“A Small Town”

“A Small Town” by Thomas Perry opens with a tragedy of epic proportions. On July 19, there was a disturbance on cellblock C of Weldonville Federal Penitentiary in Colorado. The prison break had been designed so multiple inmates executed every step accurately and methodically,  like a well-designed piece of machinery. Twelve hundred inmates left prison that night; ninety-seven people were murdered including eight officers. For Weldonville, there were two times: the time before and the time after.  

Detective Lieutenant Leah Hawkins mourned the loss of the city and the people she knew and loved. Two years later the FBI had still not found the twelve who engineered the massacre, and Hawkins was determined to change that. This task would be the ultimate test of her skills. She practiced; she trained; she studied; she equipped herself for the task. She had been a great homicide cop, and she did not need anyone’s help to commit a few murders.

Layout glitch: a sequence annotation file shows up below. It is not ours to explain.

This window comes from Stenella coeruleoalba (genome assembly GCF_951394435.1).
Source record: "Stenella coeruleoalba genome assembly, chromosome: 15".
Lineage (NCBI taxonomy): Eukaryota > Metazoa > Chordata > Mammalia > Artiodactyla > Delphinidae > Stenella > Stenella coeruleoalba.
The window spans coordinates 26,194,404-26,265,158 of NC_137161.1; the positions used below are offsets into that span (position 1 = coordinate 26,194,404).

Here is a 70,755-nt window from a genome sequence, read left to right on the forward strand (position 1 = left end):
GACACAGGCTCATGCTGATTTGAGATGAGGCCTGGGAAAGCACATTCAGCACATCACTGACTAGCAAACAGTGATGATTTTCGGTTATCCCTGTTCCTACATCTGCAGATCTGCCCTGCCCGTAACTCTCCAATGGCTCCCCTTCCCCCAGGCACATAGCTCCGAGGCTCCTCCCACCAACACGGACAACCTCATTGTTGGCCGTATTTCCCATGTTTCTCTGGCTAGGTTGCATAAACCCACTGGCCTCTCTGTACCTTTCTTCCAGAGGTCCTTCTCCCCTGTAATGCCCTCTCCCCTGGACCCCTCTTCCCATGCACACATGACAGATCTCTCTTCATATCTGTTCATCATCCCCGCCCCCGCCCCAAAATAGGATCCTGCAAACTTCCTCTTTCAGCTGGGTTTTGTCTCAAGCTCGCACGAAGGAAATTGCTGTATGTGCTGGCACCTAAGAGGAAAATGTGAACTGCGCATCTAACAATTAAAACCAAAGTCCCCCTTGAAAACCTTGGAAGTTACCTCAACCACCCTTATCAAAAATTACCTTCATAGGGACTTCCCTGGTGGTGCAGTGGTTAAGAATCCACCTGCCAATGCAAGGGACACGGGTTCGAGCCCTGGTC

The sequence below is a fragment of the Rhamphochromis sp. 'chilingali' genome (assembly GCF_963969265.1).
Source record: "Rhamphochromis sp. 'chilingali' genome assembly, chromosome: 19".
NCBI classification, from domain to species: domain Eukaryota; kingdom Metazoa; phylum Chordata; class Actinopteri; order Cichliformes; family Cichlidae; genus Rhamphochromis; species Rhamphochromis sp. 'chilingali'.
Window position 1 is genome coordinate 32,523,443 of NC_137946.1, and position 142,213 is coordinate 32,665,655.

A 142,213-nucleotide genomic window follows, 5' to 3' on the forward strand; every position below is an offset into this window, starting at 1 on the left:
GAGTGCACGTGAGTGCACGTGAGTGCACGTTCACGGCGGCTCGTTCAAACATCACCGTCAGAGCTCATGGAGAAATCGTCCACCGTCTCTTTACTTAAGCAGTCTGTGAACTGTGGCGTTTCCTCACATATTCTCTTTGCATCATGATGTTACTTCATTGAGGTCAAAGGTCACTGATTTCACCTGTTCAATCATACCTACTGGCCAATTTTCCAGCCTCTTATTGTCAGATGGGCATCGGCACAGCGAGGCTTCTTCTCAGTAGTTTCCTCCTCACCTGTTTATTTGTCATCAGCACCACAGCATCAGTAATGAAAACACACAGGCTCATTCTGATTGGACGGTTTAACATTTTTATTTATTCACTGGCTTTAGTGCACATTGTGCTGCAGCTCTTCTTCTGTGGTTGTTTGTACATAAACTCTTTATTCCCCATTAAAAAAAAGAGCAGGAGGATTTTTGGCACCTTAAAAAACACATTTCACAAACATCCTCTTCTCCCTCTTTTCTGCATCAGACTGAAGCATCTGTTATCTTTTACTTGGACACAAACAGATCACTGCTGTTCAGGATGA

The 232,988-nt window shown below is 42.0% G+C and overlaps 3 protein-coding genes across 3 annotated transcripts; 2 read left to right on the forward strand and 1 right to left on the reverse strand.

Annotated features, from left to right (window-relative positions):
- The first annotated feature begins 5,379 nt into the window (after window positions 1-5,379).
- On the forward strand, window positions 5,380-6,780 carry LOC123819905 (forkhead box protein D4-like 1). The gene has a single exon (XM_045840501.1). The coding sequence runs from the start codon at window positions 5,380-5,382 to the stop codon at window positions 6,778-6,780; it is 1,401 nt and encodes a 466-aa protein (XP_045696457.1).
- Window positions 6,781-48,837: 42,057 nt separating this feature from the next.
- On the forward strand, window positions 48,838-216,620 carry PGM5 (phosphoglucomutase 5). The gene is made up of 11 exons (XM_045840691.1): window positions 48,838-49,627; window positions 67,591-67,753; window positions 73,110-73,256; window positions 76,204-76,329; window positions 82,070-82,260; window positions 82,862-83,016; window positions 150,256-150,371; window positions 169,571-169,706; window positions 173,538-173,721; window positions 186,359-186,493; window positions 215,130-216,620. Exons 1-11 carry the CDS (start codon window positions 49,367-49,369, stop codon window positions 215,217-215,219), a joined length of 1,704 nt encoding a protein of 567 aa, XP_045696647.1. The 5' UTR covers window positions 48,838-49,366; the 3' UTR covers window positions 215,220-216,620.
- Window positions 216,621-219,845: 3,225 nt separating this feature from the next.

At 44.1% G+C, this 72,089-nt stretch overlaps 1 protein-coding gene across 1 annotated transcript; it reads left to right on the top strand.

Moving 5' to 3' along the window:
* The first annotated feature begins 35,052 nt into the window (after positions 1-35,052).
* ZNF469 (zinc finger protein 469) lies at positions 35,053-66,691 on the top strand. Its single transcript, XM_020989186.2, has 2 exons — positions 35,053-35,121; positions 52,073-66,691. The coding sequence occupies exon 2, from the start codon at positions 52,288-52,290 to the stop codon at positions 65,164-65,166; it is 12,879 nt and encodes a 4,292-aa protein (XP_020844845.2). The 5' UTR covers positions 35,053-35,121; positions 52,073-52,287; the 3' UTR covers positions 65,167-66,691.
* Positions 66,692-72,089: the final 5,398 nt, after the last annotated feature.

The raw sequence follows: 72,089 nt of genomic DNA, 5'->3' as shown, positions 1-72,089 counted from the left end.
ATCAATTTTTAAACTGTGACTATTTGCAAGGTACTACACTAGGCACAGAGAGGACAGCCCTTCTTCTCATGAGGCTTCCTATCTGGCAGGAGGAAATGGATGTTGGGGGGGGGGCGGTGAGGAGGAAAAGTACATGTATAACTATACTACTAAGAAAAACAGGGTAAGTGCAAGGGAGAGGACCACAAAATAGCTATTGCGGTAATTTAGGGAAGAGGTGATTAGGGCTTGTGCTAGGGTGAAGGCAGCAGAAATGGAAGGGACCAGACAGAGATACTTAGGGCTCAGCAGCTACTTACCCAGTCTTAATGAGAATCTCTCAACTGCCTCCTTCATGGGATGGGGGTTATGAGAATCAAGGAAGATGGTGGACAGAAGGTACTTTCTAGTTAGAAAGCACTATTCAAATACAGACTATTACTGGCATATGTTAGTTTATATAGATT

Every aspect of her plan was comprehensive and meticulous. She was focused, systematic, and sometimes simply lucky. She took her time, a lot of time; after all, she had all the time she needed, but time was running out for the twelve. The twelve had not forgotten either; they were, after all, dishonest and vicious men. They would not let Hawkins just run through her list without complications.  

“A Small Town” is full of tragedy, persistence, determination, and many lucky coincidences. Flashbacks fill in the chilling details of the escape, expanding the actions and roles of prisoners, police, civilians, bystander, and relatives. “A Small Town” is easy to read with a compelling plot. Hawkins is a likeable character despite her operation, and her mission has a surprising and satisfying end. I received a review copy of “A Small Town” from Thomas Perry and Mysterious Press. It was easy to suspend reality during parts of Hawkins’ quest, and I found it fascinating and enjoyable to read.